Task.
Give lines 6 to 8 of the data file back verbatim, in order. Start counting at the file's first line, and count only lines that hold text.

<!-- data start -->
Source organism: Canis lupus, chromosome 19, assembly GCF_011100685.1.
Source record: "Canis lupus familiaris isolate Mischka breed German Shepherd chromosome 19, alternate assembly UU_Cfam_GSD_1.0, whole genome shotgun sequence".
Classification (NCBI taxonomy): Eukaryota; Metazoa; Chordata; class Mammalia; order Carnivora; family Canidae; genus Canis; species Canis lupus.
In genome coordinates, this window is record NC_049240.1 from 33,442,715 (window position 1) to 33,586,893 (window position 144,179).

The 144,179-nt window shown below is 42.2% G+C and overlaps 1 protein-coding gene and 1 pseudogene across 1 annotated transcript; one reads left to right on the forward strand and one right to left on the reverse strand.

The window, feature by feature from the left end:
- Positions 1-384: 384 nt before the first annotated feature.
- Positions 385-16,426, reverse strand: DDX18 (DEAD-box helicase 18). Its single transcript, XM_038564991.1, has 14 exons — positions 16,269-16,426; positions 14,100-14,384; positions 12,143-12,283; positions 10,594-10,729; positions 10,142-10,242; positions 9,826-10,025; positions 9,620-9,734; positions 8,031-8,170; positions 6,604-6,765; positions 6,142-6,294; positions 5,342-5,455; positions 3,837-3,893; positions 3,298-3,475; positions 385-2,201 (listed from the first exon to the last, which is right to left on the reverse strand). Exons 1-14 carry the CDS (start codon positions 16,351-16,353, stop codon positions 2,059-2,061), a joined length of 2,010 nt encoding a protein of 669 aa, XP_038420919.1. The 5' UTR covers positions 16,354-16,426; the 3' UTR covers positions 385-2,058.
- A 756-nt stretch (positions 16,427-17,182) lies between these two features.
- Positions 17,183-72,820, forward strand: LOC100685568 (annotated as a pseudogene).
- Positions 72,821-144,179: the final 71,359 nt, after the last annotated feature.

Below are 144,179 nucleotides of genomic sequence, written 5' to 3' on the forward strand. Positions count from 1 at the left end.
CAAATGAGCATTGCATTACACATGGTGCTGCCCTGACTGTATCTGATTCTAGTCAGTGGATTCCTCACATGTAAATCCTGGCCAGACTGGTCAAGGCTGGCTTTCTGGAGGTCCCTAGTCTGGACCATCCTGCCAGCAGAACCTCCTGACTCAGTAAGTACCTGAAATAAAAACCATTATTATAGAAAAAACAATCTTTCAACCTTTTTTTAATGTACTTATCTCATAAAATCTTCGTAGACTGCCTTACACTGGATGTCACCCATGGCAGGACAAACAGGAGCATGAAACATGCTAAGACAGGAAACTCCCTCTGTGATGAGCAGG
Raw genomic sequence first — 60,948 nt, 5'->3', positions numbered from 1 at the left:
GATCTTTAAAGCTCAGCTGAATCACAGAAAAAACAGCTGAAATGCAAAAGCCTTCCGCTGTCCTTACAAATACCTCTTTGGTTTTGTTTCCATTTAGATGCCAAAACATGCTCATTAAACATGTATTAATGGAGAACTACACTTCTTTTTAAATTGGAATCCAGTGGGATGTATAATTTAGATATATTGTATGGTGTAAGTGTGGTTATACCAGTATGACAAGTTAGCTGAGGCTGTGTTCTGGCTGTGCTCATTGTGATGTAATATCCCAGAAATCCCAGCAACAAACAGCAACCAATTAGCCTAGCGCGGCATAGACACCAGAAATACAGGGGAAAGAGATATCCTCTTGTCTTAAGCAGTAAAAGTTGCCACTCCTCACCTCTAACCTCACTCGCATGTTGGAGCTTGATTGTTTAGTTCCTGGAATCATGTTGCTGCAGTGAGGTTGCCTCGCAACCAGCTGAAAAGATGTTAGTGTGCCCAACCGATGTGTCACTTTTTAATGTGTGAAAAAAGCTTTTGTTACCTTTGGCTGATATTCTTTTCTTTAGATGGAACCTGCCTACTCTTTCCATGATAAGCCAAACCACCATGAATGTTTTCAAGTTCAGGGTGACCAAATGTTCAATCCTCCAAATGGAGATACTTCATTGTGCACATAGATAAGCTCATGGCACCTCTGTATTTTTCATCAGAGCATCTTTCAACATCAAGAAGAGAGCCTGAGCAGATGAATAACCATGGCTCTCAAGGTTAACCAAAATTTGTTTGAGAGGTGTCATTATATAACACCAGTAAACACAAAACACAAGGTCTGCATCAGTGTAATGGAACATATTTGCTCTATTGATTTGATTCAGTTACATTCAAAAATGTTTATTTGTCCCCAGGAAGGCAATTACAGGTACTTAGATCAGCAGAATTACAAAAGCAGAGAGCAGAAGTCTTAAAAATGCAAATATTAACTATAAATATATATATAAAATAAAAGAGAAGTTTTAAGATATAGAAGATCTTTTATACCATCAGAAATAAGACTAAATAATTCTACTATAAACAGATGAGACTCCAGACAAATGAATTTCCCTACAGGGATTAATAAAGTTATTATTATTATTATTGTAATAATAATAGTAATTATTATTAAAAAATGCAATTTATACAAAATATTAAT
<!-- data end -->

The window, feature by feature from the left end:
- Positions 1-384: 384 nt before the first annotated feature.
- Positions 385-16,426, reverse strand: DDX18 (DEAD-box helicase 18). Its single transcript, XM_038564991.1, has 14 exons — positions 16,269-16,426; positions 14,100-14,384; positions 12,143-12,283; positions 10,594-10,729; positions 10,142-10,242; positions 9,826-10,025; positions 9,620-9,734; positions 8,031-8,170; positions 6,604-6,765; positions 6,142-6,294; positions 5,342-5,455; positions 3,837-3,893; positions 3,298-3,475; positions 385-2,201 (listed from the first exon to the last, which is right to left on the reverse strand). Exons 1-14 carry the CDS (start codon positions 16,351-16,353, stop codon positions 2,059-2,061), a joined length of 2,010 nt encoding a protein of 669 aa, XP_038420919.1. The 5' UTR covers positions 16,354-16,426; the 3' UTR covers positions 385-2,058.